Dog walks with Miranda and a West End brunch
Friday night is usually a recovery night so you’ll find me lying in a heap, exhausted from the week. I can occasionally be tempted out, but it’s rare that I get the chance to do nothing and I relish it.
I’m not as early a riser as I’d like to be and that’s my body’s fault. As anyone who spends any time in a theatre knows, you’re rarely in bed before midnight and that means a 6am wake-up is not an option. I try hard to sleep earlier when I’m not in a show, but I can’t tell you the number of times I’ve been listening to the radio getting ready for bed when I hear the “dong, dong” of midnight, and then you might as well forget it.
I have a terrible hair shirt mentality. Even if I had a whole weekend stretching before me with no particular engagements with my husband [Peter Owen, the music publisher whom she married in 1976] or sons [Alexander, 24, and Edward, 21], I’d have to get quite a lot of things done on Saturday to earn my right to time out.
So I’d do some drudgery in the morning, washing and such like, and then I like to accompany one of my dog-owning friends on a walk near my house in Barnes, south-west London. There’s one particular route I love that goes along the towpath, and in an ideal world my dog-walking companion would be Miranda Hart. I’m in love with her dog Peggy, a shih tzu cross. She’s just the nicest dog ever.
As we walk we have heart-to-hearts – sorry, Hart-to-hearts – discussing life and the universe. Miranda’s very wise. I think she’s had to delve a long way into herself for her comedy so she’s very good at delving into other people, without being in any way invasive. Considering I’m meant to be her mother [Penny in the BBC sitcom Miranda] she’s said some wonderful things which have been very well received by me. We have a lot of laughs too, of course.
It’s bad enough when you get recognised on your own, but when people see the two of us together, or in any combination with the rest of the Miranda family [Sarah Hadland, who plays Stevie, or Tom Ellis, Gary] it’s just bizarre. They often go completely mental and start hyperventilating. Perhaps they think the show’s actually real.
I’ve enjoyed working on Miranda more than I’d enjoyed anything for a long time. I first joined the cast in 2008 when it was a radio show, Miranda Hart’s Joke Shop, and I found the scripts delightful because I felt they were a return to the style of comedy I’d grown up with. Miranda was marvellous and it was such a clever and inventive group I was joining that I realised I really had to step up to the plate. When they asked me to play the role on television it was a very easy yes, though nerve-racking.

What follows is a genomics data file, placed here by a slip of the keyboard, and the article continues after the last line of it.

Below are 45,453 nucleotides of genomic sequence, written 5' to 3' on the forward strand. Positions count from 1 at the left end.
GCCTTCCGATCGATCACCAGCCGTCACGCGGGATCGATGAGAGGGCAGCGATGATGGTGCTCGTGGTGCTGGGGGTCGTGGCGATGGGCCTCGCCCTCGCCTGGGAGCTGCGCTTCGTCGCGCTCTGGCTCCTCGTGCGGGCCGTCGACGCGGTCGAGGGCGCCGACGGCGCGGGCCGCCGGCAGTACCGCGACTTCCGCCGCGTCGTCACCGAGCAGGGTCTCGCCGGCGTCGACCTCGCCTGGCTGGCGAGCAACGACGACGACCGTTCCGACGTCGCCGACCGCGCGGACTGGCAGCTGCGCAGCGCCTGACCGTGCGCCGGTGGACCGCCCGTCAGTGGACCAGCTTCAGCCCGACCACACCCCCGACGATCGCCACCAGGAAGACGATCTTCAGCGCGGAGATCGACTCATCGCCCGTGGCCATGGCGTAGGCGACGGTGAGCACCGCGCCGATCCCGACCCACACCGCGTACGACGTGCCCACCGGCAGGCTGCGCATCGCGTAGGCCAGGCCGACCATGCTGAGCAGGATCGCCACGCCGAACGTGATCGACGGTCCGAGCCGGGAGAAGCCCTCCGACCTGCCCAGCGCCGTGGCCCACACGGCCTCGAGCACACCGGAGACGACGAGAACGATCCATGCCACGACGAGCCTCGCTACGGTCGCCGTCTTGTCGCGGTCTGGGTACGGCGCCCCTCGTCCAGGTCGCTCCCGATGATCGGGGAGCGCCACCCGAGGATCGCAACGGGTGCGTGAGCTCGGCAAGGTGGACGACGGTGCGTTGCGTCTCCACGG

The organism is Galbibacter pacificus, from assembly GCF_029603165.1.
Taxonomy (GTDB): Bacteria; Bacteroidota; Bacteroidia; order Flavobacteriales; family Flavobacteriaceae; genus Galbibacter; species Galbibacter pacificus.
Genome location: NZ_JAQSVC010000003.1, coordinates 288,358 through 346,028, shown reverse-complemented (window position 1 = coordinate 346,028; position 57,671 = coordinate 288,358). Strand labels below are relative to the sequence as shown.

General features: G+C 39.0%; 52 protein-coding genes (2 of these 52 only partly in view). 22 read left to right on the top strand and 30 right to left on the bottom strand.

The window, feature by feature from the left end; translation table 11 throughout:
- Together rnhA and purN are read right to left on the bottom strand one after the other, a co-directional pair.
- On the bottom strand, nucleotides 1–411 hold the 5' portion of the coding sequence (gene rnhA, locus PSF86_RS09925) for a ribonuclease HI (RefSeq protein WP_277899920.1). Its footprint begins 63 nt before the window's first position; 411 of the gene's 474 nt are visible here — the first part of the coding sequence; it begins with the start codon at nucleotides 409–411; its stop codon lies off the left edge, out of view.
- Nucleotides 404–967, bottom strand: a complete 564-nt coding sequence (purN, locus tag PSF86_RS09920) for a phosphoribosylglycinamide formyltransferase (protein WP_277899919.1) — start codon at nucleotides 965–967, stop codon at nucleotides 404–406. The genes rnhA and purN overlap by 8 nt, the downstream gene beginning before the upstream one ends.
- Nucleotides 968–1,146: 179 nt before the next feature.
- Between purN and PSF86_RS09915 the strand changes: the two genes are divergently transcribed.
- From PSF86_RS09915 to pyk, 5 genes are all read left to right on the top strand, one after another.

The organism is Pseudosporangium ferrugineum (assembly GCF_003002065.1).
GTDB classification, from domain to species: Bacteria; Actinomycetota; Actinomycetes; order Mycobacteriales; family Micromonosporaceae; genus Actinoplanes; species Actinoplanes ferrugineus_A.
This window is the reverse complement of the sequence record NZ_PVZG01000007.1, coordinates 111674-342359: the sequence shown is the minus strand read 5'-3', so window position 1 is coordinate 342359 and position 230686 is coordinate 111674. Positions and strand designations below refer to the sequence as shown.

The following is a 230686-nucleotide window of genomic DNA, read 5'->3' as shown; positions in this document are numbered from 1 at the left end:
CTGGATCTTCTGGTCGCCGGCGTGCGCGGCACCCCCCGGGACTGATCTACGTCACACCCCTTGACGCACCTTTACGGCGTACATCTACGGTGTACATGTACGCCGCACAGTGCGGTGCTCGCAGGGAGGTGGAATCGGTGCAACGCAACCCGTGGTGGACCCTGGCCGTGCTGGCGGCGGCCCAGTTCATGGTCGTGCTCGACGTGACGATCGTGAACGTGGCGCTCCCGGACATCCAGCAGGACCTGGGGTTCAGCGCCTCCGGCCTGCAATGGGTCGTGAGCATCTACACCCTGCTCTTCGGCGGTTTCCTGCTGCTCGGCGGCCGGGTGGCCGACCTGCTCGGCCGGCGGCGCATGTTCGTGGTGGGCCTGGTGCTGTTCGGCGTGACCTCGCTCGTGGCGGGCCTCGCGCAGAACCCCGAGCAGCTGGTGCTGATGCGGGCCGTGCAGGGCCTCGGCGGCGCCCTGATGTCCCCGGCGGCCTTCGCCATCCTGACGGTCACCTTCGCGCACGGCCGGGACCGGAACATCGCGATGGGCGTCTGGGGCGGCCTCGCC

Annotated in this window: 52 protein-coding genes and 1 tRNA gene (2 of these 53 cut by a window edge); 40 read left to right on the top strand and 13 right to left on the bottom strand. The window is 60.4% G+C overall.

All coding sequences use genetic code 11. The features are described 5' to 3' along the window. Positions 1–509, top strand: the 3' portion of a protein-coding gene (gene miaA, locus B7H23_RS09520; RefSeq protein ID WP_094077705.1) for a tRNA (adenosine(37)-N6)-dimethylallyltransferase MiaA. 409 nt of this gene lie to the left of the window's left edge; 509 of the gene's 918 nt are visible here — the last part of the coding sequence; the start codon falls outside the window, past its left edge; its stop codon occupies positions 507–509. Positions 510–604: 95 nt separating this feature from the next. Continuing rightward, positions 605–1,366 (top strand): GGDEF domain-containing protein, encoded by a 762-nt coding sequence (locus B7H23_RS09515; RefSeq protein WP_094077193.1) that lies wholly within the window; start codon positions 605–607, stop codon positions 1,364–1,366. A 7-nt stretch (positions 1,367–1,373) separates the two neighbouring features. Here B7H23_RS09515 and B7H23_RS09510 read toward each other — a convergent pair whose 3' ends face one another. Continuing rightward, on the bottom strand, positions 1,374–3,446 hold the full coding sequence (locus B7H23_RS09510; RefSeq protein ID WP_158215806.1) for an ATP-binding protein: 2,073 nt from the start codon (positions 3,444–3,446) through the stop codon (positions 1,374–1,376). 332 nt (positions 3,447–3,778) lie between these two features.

I’d done situation comedy early in my career and I know what a high-wire act it is. You have to admire anyone who attempts it. My eldest son, Alexander, is getting into comedy and acting too and I worry, but all I can do is watch from afar and support him. Believe me, Miranda is so brave. I’ve seen her in utter agony with terrifying
Drink of choice? Champagne.
Whom do you most admire? Mylifelong champion is Paul Newman and, by complete coincidence, I always adored Joanne Woodward. The fact they were married made it perfect.
If not an actress, what would you have been? An architect. I think it’s an extraordinary discipline but I’d never have had the mathematical capability. Pullingmyhair. It’s a nervous thing.
Describe your style? It’s just what appeals to me. Recently I was told by a style guru I was “classic gamine”.
Have you done your Christmas shopping? Don’t be silly. Haven’t done anything. Yes, I know there are only four days to go – all ideas on a postcard, please. Myhome Mycar – a Mercedes B-class Myjob Myfamily Myfriends nerves before performing, but she does it. The whole show is her inspiration and we’re just facets of it, trying to fulfil our roles as best we can. I adore my character and though I don’t think I’m anything like Penny, there are many elements I recognise. My own mother always said the now-famous phrase “what I call”, unaware that she did it, and even watching me saying it in the show she still didn’t get it.
If Miranda and I have put the world to rights on our Saturday walk, I’ll probably reward myself with lunch at one of my favourite places in Barnes. I’ve lived in this area since 1975 and I love that it hasn’t changed much. It’s still one of London’s villages and it’s beautiful. I never go mad on lunch so I’d have something light and would waste quite a bit of the afternoon chatting.
Afterwards I might come home and do a bit